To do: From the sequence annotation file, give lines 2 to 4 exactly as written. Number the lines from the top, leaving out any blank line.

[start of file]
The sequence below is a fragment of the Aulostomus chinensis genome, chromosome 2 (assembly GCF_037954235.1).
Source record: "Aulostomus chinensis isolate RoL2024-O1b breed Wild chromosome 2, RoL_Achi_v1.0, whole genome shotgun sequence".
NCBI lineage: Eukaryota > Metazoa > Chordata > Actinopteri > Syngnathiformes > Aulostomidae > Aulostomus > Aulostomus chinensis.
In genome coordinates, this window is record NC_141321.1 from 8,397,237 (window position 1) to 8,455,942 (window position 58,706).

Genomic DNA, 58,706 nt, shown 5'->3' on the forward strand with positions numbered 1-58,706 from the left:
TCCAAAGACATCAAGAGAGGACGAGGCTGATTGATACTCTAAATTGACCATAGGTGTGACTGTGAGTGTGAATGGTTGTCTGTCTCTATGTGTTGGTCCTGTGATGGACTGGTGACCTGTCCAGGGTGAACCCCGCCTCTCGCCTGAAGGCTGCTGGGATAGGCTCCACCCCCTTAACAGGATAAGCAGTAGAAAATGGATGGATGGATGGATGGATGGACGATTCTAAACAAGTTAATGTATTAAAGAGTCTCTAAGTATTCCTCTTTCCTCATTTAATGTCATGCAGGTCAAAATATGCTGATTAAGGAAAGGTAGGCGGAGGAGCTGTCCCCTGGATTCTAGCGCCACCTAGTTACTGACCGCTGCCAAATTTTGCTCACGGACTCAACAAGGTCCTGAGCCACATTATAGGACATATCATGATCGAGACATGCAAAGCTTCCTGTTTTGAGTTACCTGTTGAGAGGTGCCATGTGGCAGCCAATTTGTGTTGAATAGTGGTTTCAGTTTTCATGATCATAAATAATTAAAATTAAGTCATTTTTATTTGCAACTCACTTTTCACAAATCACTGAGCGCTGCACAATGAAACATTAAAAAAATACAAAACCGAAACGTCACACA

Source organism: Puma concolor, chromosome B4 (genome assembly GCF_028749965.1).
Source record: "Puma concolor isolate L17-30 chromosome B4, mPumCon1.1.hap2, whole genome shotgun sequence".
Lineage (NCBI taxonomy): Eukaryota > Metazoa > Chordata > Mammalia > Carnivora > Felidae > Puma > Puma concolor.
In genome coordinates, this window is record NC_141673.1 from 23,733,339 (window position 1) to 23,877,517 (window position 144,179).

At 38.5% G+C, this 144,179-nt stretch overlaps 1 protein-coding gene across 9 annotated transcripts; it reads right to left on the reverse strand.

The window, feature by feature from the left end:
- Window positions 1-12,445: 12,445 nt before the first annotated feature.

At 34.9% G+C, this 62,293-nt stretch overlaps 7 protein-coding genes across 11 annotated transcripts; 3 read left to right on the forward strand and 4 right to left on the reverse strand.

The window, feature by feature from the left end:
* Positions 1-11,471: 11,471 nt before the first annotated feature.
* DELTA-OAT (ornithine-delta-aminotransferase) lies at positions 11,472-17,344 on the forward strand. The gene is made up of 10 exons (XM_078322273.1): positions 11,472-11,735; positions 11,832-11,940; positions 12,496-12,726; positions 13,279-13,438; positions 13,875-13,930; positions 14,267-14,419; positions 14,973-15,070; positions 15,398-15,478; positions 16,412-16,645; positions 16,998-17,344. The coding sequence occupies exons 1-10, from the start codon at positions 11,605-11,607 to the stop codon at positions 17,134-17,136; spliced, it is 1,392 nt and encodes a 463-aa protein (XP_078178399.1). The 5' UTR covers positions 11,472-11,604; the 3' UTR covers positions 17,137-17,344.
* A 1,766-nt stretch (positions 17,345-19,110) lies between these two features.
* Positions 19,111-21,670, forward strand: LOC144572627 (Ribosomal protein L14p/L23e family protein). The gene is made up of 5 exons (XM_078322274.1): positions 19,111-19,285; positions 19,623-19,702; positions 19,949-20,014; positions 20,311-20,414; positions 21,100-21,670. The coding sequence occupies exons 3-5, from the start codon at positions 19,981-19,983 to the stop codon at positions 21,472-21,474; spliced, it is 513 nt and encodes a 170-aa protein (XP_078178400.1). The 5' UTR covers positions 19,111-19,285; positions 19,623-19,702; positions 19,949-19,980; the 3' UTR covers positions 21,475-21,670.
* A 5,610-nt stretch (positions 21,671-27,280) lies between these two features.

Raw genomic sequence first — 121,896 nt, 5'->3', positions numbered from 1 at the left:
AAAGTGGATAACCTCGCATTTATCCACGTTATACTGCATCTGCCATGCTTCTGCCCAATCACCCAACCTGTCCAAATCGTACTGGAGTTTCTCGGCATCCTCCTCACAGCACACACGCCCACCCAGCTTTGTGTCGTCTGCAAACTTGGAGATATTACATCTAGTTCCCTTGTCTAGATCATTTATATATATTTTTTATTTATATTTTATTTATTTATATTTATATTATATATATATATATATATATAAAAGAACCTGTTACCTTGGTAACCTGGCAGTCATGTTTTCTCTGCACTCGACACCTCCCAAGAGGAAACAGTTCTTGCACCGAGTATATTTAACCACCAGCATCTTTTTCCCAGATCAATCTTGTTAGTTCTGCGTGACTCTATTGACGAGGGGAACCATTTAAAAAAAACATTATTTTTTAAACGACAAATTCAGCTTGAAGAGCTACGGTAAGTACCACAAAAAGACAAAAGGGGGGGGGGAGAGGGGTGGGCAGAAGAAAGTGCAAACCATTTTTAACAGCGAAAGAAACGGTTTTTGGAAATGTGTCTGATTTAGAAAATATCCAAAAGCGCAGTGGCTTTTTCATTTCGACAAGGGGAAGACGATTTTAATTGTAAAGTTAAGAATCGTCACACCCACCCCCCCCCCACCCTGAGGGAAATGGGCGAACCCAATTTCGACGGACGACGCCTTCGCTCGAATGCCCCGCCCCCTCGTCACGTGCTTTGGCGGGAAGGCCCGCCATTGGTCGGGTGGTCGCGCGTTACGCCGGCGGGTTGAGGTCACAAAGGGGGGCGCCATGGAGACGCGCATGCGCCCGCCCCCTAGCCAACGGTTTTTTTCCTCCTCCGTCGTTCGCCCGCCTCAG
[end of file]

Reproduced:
Source record: "Aulostomus chinensis isolate RoL2024-O1b breed Wild chromosome 2, RoL_Achi_v1.0, whole genome shotgun sequence".
NCBI lineage: Eukaryota > Metazoa > Chordata > Actinopteri > Syngnathiformes > Aulostomidae > Aulostomus > Aulostomus chinensis.
In genome coordinates, this window is record NC_141321.1 from 8,397,237 (window position 1) to 8,455,942 (window position 58,706).